Lippert Components and ENOVIA – An Improved PLM Experience

By Matthew
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Read what Lippert Components has to say about their ENOVIA experience and with it, how they took on their PLM challenges and succeeded by:

  • Improving efficiencies
  • Improving access of information and sharing
  • Managing schedules more effectively

“The fact that ENOVIA has a rich web-based UI and is easily navigable has resulted in greater PLM user experience overall. Supporting the UI is a PLM foundation that will permit Lippert to manage continued growth.”

Access, read and download the Lippert case study inside our ENOVIA Community on 3DSwYm at this blog post

HERE

Lippert Components

This case study of Lippert Components, Inc. is based on a June 2016 survey of ENOVIA customers by TechValidate, a 3rd-party research service.

3D Design and Validation for CTO Products (eBook)

By Matthew
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Customizing products to customer requirements helps manufacturers differentiate and drive higher margins. Creating variants of a single, global product to meet local needs and preferences helps them get to market fast on a global scale. But offering multiple product variants in either of these scenarios creates a tremendous amount of complexity. This complexity results in overburdened engineers, slow quote response times, and costly mistakes. What if companies could take advantage of configured products without having to invest so much time and effort in designing custom-engineered orders?  Or put so much time and energy into creating a quote with a reasonable level of confidence? Or suffer from errors?

As discussed in the new eBook from Tech-Clarity‘s founder and President, Jim Brown, 3D Design and Validation for Configure-to-Order, there are ways to make life easier at order time.  The eBook shares best practices uncovered by Tech-Clarity’s research and practical experiences from GE Power’s Jeff Erno. The answer is to shift as much design and validation as possible “left,” or earlier in the product development process. This helps resolve a lot of the headaches that happen when quotes or orders require engineering effort to estimate costs, create designs, and prepare manufacturing documentation.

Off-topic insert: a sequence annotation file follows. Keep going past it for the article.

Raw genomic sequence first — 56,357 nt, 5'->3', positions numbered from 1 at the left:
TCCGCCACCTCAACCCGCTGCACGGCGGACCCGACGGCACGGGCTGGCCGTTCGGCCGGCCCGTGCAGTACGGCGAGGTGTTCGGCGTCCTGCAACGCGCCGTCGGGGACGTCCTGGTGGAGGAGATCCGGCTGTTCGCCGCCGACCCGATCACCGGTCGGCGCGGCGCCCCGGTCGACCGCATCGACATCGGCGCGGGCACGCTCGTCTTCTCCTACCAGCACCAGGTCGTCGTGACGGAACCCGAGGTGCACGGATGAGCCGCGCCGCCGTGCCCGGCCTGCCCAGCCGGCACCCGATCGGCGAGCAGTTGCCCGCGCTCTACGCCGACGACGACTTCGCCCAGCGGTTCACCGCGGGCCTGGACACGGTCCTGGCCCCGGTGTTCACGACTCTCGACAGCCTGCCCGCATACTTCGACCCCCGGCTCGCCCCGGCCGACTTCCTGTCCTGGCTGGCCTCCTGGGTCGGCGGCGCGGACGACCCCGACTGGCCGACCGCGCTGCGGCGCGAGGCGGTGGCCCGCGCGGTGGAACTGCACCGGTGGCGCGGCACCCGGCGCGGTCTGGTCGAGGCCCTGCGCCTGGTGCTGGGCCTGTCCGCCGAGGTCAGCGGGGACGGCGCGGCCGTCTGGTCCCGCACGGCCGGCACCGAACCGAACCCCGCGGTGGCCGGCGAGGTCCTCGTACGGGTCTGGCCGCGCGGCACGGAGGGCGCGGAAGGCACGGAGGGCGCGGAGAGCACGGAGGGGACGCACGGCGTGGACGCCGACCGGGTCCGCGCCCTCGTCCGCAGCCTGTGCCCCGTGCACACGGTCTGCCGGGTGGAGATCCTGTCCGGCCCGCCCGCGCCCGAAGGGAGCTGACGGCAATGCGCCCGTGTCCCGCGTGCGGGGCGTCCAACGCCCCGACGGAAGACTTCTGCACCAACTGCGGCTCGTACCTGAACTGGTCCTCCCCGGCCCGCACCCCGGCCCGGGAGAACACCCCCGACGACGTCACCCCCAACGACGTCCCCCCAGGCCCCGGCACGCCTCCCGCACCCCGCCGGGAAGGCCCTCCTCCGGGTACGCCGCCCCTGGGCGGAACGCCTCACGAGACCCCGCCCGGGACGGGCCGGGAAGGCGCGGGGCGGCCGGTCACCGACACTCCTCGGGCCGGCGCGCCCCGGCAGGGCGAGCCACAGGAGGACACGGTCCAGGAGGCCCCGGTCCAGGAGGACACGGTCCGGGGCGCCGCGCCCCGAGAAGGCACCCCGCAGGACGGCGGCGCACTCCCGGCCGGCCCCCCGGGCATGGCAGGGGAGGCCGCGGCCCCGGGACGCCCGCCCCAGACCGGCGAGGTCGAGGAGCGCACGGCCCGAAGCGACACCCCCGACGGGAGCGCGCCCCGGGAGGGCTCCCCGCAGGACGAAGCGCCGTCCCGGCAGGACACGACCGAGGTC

CTO-imageThe eBook discusses the value of a configure-to-order (CTO) approach. While there are many products that have to be produced using engineer-to-order (ETO) techniques, and many more that have some elements of ETO, companies that can move the bulk of the workload earlier in the process can create an advantage by responding more rapidly to customers. They also give themselves better insight into costs so they can develop more accurate, confident quotes.

CTO comes with its own complications, of course. One approach that companies use to configure products to order, for example, is creating multiple CAD assemblies in advance. Unfortunately, this is very time-consuming and makes incorporating changes a nightmare. Instead, companies can design across configurations using an approach called the “150% BOM” or “max case” design. This includes all possible combinations in a single CAD model. With the right ability to filter based on configuration options, this can help companies reduce design and validation complexity without having to create a library full of assemblies. Our research also suggests that using a modular design approach leads to better results, and makes this “shift left” easier.